Have you tried calling a shortcode within another shortcode and discovered it doesn’t work?
WordPress makes nested shortcodes possible but requires each shortcode to actively participate by calling do_shortcode() when exiting.
For a recent client’s needs, I created a simple shortcode in the child theme’s functions.php that allowed to them to display different content to logged-in and non-logged-in users. I needed to wrap that around Events Manager‘s event_list shortcode to display different calendars in the same widget based on the user’s logged-in status.
Because the “outer” shortcode was my own, I could modify it without fear that a plugin update would overwrite the change.
Here’s the modification in the non-logged-in user’s version. Note the use of do_shortcode wrapped around the $content in the return line.
Continue reading “Nested WordPress Shortcodes”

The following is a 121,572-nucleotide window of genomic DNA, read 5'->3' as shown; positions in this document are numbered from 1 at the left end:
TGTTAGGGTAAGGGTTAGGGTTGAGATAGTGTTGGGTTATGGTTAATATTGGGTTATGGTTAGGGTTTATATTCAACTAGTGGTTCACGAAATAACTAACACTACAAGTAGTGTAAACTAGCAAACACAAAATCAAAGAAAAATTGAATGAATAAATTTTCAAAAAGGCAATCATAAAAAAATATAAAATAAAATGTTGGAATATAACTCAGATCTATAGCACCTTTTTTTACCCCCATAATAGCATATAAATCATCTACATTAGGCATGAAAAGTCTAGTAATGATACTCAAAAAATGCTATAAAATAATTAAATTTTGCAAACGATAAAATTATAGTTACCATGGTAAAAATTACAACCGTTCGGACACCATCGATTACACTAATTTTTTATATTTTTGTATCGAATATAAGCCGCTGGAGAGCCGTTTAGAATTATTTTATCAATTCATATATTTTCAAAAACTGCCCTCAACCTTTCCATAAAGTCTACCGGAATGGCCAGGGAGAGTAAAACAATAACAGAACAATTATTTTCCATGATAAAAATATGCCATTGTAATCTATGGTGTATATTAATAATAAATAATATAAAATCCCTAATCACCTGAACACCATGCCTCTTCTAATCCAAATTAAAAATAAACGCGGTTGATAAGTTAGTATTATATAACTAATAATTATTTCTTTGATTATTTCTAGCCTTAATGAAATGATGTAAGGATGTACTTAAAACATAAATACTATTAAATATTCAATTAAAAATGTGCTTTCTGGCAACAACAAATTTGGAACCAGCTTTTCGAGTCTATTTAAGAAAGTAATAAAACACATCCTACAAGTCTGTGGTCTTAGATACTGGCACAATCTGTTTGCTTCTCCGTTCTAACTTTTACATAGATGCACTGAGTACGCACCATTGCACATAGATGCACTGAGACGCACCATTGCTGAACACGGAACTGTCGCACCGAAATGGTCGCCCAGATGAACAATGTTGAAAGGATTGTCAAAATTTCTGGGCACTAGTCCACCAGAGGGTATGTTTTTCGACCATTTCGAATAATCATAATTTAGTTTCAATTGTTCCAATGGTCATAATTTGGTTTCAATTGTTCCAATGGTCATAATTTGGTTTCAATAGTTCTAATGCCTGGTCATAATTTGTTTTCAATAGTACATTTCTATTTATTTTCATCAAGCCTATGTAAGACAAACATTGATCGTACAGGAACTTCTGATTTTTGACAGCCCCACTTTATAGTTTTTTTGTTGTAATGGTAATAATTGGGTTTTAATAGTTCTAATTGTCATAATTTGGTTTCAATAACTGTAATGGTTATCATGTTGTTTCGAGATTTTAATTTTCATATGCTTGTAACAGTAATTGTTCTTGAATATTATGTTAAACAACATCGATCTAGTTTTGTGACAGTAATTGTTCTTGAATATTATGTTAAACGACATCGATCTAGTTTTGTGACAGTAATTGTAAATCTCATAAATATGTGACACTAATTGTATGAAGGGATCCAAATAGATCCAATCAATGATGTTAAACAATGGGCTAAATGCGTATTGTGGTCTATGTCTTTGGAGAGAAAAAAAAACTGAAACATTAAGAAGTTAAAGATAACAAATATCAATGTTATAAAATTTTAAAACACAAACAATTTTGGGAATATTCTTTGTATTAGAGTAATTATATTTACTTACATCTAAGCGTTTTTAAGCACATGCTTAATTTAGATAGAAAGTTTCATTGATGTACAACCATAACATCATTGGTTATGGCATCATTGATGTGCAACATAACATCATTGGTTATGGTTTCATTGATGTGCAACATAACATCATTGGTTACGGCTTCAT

With Google placing a greater emphasis on mobile compatibility in search placement, many businesses are in a panic over how to make their websites mobile friendly. What does that even mean? How do we get there from here? Should we do just the minimum or is now the time for a broader site re-design?
Being mobile friendly used to mean having a separate website just for mobile and making your site smart enough to redirect the user to this .mobi or other mobile site when detecting their device type or screen size. Today, mobile friendly more often means having one site that is “responsive” to detected screen sizes and device types so that it presents the same content in the manner best suited to the user’s screen size and interface method (mouse and keyboard v. touch being the prime example). Through the power of Cascading Stylesheets, it isn’t too difficult to make a site responsive. However, a little extra work goes a long ways in making the site truly usable for differing screen sizes and device types.
Continue reading “Google says your site isn’t mobile friendly?”